I offer here a post from 2009, brought back by popular demand. I was on sabbatical and working on my last book, Twelve Doors: Writing for Pleasure, Self-Expression, and Storytelling. And I was in a particularly low point of the process—wanting to quit really bad. My writing coach (and now my creative consultant) gave me some good advice that I need to be reminded of today. Maybe you do too.
An old and alluring fear returned this morning. Jeffrey Davis, writing coach extraordinaire, sent me edits of two chapters of the book I’m working on, and he recommended all kinds of changes. As I read his notes, I could actually feel the energy draining out of me—right through the bottom of my feet, prana leaking all over the floor. I felt weak and wondered if I needed food. I worked to hold back tears. Why the tears, I asked myself? What’s this about?
Maybe the generosity of the question brought the flood. I sobbed. Feelings: I’m not up to the task. I have nothing more to say. I don’t want to work this hard. I just can’t do it. I began to maneuver for an escape. I don’t have to write this book. Who would really care? Isn’t making pea soup enough? And the garden, isn’t that evidence of diligence?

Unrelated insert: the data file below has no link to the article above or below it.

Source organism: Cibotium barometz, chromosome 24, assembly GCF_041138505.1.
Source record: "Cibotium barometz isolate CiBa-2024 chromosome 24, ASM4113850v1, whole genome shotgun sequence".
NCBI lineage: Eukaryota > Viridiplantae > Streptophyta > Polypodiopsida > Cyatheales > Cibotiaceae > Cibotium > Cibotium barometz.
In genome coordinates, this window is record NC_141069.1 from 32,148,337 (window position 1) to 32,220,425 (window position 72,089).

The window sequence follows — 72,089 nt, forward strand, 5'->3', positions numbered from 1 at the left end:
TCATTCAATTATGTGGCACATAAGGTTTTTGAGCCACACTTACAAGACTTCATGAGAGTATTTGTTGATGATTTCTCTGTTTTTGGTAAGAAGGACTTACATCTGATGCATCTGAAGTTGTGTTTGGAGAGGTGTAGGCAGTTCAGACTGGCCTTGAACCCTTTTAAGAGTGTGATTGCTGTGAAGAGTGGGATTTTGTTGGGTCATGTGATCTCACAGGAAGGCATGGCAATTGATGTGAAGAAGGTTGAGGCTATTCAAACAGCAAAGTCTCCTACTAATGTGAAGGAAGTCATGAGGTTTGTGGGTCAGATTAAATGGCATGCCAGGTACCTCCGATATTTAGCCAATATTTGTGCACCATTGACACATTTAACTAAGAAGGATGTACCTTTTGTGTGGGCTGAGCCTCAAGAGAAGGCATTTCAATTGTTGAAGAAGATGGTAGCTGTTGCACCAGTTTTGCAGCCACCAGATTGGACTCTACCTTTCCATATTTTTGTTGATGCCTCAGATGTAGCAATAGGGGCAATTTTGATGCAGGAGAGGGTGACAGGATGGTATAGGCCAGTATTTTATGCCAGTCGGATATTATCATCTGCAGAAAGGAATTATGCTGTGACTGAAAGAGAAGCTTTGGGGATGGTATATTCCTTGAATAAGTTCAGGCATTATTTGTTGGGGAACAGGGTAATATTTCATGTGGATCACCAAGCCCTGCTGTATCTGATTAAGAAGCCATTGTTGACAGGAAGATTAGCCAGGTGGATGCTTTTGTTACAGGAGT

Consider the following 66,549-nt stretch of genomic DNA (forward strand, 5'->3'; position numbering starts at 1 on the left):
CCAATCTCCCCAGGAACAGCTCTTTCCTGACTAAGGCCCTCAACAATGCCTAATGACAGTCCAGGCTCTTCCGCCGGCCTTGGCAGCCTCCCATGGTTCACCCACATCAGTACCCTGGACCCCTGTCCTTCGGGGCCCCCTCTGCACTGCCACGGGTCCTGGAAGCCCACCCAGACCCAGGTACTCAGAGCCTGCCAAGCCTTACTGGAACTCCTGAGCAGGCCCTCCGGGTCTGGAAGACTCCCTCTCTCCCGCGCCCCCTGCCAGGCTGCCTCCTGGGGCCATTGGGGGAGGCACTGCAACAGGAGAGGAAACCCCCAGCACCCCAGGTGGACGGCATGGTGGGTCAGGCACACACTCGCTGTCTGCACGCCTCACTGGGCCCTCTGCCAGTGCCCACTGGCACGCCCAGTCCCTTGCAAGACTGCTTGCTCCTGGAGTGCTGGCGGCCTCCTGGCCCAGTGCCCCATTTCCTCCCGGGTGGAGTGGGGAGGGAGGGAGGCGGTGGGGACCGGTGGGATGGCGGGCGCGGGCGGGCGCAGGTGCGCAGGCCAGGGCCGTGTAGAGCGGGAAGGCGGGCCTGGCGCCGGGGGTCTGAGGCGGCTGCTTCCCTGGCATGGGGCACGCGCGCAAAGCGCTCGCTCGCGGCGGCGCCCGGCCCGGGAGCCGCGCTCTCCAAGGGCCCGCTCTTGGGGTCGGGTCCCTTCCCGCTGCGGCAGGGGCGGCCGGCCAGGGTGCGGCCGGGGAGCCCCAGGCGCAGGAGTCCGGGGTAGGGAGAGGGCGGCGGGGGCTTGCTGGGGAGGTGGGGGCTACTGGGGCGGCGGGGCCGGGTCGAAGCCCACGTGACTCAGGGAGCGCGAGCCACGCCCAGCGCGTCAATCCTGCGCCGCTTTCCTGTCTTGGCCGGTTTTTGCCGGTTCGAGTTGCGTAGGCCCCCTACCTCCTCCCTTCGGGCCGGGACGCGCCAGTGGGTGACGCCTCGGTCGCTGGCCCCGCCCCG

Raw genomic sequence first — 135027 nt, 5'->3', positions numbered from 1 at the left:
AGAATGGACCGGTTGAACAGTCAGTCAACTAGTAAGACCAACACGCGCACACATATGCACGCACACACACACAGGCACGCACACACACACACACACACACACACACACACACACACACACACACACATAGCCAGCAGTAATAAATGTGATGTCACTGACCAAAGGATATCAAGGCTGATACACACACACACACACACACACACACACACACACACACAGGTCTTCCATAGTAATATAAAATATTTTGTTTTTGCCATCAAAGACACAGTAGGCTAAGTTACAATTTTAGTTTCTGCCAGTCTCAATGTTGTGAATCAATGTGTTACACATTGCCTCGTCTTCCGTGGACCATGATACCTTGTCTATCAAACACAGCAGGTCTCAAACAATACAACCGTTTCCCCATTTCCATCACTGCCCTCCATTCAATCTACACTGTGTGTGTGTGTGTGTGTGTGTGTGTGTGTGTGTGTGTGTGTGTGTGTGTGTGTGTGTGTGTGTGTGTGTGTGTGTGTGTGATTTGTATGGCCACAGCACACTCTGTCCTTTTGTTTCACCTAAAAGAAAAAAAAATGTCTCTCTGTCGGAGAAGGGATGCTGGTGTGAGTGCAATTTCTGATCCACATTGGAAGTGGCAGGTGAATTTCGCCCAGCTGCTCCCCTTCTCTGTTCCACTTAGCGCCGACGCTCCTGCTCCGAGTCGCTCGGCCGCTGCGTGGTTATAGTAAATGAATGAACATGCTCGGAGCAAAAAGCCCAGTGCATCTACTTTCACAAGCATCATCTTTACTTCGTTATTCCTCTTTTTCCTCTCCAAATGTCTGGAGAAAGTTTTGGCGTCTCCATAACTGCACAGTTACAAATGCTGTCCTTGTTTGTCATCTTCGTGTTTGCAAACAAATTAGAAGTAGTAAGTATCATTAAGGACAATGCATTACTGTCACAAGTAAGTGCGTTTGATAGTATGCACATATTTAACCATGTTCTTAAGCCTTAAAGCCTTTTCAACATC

I walked around the house, took clothes out of the dryer, considered a trip to the grocery store. My mind was scratchy; chaotic thought blocked any hope of clarity. I could see no quick fix to the writing and I wanted to quit. Just like I did in fifth grade when I’d get a new piano piece from my piano teacher, Mrs. Peacham. I’d sit on the piano bench, stare at the keys, and cry, “I can’t do it.” My mother would stand over me and make me proceed, one phrase at a time. The task seemed too large for my meager qualifications.
“What is the opposite of quitting?” Jeffrey asked.
I had to think for a while before I could answer, so committed was I to quitting, to releasing myself from the discomfort I was experiencing. I didn’t want to consider another option. But soon, my better self appeared, and I said, “If I remain devoted to the practice, I can get to the other side of this challenge.”
Jeffrey reminded me of this: I don’t need to go into the re-write with confidence; sometimes we have to pick up the pen and proceed fearfully. There must be another word for moving forward in fear. In the Shambhala Buddhist tradition they say, “Be bold, and mighty warriors will come to your aid.” Bring on the warriors, I say.
What fear do you need to walk into today?